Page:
As more concerns about the health of the global economy seeped back into the market on Friday, oil futures retreated and were found flirting with eight-month lows once again. NYMEX-traded crude for July delivery gave up 72 cents, or 0.9%, to settle at 84.10 per barrel. In London, Brent crude lost 46 cents, or 0.5%, to close at $99.47 per barrel. The dollar once again weighed on crude as the PowerShares DB US Dollar Index Bullish (NYSE: UUP) closed the week with a modest gain.
Still stinging from comments made by Federal Reserve Chairman Ben Bernanke on Thursday that another round of quantitative easing isn’t imminent, oil traders got back to fretting about the health of global markets. It is widely believed that Spain, the Euro Zone’s fourth-largest economy, will formally request financial assistance for its ailing banks this weekend.
Then there are supply concerns, as in too much supply. OPEC most recently said it was pumping 32.42 million barrels a day of oil, a level not seen since the summer of 2008, and has acknowledged that it is producing more oil than the market needs, the Wall Street Journal reported.
Add to that, the Energy Information Administration said today that the U.S. pumped an average of 6 million barrels per day in the first quarter, hitting that lofty mark for the first time in 14 years. In 2011, the U.S. was not a net importer of oil for the first time in decades and the boom in shale plays such as the Bakken and Eagle Ford is helping reduce U.S. dependence on foreign oil sources. EIA confirmed that U.S. production growth was primarily attributable to North Dakota and Texas.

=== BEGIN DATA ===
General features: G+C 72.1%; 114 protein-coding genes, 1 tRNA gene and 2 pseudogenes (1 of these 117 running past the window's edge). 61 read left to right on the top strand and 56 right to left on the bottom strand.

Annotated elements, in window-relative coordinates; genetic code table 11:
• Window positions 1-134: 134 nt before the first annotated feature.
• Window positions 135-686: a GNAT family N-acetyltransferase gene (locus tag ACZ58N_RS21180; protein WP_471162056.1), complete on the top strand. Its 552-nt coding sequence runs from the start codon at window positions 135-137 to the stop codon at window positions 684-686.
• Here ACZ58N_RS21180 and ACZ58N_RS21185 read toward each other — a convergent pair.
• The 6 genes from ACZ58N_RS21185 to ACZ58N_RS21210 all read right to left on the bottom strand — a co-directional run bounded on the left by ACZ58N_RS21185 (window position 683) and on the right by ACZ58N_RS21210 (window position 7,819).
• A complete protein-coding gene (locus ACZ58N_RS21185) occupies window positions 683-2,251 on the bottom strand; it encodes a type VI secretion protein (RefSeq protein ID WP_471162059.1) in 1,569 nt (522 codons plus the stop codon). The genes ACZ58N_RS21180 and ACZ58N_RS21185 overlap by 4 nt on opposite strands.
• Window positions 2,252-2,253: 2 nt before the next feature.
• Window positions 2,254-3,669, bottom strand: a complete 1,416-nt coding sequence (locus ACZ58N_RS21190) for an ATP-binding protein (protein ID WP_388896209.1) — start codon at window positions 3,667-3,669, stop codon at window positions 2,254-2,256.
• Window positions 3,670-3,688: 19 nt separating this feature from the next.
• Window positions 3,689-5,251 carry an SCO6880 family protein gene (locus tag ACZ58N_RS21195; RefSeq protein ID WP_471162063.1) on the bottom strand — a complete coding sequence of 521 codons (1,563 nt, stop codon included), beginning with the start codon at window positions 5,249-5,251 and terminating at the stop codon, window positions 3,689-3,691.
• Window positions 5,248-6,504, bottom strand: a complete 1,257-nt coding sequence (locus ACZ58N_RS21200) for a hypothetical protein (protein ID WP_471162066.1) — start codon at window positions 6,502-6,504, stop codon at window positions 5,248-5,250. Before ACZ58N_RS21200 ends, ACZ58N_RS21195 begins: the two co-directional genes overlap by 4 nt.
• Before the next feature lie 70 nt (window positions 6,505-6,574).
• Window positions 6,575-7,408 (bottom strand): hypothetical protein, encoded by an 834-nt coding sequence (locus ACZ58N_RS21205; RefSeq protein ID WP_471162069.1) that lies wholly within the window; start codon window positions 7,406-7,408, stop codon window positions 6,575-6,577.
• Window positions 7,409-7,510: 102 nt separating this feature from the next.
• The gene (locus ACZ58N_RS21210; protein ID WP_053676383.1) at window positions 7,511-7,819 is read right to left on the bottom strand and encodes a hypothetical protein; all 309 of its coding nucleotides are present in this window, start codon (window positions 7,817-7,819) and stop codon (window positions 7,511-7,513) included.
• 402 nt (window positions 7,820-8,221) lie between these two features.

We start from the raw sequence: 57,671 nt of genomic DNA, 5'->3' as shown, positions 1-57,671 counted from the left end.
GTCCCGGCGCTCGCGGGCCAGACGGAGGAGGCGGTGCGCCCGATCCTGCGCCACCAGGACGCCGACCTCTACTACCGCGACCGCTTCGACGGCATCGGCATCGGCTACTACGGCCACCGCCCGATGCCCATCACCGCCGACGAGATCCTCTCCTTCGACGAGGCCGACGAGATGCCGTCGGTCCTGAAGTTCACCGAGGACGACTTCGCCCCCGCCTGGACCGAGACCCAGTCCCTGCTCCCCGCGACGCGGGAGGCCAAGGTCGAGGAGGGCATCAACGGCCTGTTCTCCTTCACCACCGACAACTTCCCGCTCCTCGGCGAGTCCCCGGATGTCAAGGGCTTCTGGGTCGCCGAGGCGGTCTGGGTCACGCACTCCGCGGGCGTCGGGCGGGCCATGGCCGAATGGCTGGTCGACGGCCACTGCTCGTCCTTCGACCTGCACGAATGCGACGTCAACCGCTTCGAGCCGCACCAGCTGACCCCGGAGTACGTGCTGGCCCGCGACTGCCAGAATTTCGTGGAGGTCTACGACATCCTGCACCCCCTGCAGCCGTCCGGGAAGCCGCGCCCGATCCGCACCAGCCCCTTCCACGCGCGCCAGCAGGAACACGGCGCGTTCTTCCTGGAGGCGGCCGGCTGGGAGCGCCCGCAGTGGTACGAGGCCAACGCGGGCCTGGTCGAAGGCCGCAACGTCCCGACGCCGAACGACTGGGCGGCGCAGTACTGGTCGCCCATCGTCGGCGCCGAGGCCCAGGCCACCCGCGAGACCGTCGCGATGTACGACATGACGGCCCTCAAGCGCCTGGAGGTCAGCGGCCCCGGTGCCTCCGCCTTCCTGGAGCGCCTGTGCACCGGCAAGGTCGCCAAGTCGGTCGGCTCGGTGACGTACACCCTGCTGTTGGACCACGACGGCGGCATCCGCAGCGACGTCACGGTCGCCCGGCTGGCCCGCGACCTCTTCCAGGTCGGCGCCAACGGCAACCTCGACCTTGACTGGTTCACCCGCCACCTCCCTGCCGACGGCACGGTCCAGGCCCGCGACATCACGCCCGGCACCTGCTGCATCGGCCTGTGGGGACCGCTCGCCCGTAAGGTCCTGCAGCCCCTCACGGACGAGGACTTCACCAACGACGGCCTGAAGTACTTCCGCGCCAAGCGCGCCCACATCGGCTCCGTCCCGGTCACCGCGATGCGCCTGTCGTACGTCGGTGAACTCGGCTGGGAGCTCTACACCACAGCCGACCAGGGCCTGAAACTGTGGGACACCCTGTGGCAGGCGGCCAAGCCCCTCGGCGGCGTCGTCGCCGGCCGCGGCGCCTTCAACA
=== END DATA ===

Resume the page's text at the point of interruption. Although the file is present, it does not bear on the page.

Speaking of the boom in shale oil production, Phillips 66 (NYSE: PSX), the recently spun-off refining business of ConocoPhillips (NYSE: COP), said today it would buy 2,000 rail cars to transport crude from various shale plays.
U.S. equities closed the week in positive fashion and oil stocks did get in on some of the good cheer. Exxon Mobil (NYSE: XOM) and Chevron (NYSE: CVX) both notched small gains while Chesapeake Energy (NYSE: CHK) surged almost 3% after the company said it will sell $4 billion in midstream assets, including its $2 billion stake in Chesapeake Midstream Partners (NYSE: CHKM). The move is just the latest effort by embattled Chesapeake to reduce its debt load by selling assets. CEO Aubrey McClendon says the company will sell about $14 billion in assets this year.
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